The Top Three Spring Trends, According To Google

and the least favored trends

photo by jimmy fontaine

You could re-watch this season's runway shows or pick up a stack of fashion magazines to figure out spring's biggest fashion trends, or you could turn to Google. The search engine site just released their Google Fashion Trends report, which compiles over six billion searches to find out the season's top styles. This data went out to designers, marketers, and the hands of the buyers—a.k.a. you.

According to Google, these are the three trends you'll be seeing everywhere this season:

  1. Tulle Skirts: We're totally in love with the idea of bringing the ballerina skirt back (Carrie Bradshaw, anyone?). It's also a clothing article you can easily make. DIY is in, high price tags are out. Google reports that the skirt can be worn in all types of colors, from reds to blacks to blues. It's also a trend moving from the West Coast making its way across America.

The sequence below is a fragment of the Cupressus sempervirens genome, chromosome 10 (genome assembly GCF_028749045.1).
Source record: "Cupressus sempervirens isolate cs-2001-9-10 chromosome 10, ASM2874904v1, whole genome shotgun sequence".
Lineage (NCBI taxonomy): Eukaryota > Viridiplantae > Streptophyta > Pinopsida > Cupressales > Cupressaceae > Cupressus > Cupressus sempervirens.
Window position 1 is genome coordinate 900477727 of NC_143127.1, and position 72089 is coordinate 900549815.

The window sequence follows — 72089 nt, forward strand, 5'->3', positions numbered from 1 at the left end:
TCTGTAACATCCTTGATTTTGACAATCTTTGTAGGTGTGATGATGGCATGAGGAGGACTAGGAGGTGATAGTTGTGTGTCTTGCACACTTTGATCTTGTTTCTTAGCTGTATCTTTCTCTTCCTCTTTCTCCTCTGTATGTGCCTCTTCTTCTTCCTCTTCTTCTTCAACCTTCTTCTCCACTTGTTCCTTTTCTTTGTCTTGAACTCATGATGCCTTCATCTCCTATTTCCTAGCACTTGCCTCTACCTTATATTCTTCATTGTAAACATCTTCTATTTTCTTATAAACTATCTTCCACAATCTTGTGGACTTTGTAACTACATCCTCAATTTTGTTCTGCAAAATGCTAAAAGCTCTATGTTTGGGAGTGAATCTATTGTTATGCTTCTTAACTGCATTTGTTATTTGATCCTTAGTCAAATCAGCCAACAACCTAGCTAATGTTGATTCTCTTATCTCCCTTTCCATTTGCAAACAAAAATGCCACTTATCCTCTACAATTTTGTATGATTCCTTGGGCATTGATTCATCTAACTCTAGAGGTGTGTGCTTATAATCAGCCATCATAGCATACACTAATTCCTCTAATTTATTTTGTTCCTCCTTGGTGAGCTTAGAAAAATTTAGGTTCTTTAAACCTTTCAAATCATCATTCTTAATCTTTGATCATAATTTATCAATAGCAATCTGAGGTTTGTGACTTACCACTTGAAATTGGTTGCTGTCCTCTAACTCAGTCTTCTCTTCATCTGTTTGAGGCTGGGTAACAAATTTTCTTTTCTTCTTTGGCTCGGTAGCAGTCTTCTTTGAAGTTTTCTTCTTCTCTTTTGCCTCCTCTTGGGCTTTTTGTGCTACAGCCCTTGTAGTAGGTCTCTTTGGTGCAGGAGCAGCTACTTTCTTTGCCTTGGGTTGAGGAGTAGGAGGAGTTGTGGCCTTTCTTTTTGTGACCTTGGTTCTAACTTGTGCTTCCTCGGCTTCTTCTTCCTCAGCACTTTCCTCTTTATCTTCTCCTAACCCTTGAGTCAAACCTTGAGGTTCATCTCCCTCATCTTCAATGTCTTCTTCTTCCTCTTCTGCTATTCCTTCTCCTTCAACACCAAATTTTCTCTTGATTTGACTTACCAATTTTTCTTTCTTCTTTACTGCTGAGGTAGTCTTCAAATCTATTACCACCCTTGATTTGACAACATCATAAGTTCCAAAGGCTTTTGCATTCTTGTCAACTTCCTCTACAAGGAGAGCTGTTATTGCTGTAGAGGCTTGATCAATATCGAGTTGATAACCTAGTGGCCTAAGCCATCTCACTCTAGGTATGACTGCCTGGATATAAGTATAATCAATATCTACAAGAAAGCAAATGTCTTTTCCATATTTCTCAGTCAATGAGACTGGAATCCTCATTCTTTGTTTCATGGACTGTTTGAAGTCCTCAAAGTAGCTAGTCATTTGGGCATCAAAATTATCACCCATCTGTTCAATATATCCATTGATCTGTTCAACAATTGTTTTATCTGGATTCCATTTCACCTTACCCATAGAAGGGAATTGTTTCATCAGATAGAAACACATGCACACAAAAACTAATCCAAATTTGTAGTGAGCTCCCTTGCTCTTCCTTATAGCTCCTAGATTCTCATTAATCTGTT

2. Jogger Pants: The tomboy look has been in since we all started wearing boyfriend jeans. Now, the jogger pant is an equally unisex look that's both super comfy and chic. It also means going from yoga class to a night out is super easy; just take off the tennis shoes and throw on some platforms. Camouflage, sequin, and even leather textures are popular with the look traveling fast from NYC to the South. 
  3. Midi Skirt: Shorter isn't always better and the midi skirt is proof of that. The skirt is traveling to the U.S. in textures like plaid, leopard, and polka dot. It pairs perfectly with a cropped jean jacket or blouse. It's also great for those impress-the-boss business lunches or meeting-your-significant-other's-parents drinks.

The Trend report not only shows us what to keep and buy, but also what to throw away—although we recommend Buffalo Exchange or Crossroads for that extra ice cream truck cash. Here's what to say bye-bye to:

  1. One Shoulder Dresses  
  2. String Bikinis
  3. Skinny Jeans
  4. Scarf Vests
  5. Normcore Fashion
  6. Custom T-shirts

We may not agree with the results of all of these studies, but that's totally okay. Style is—and should always be—personal.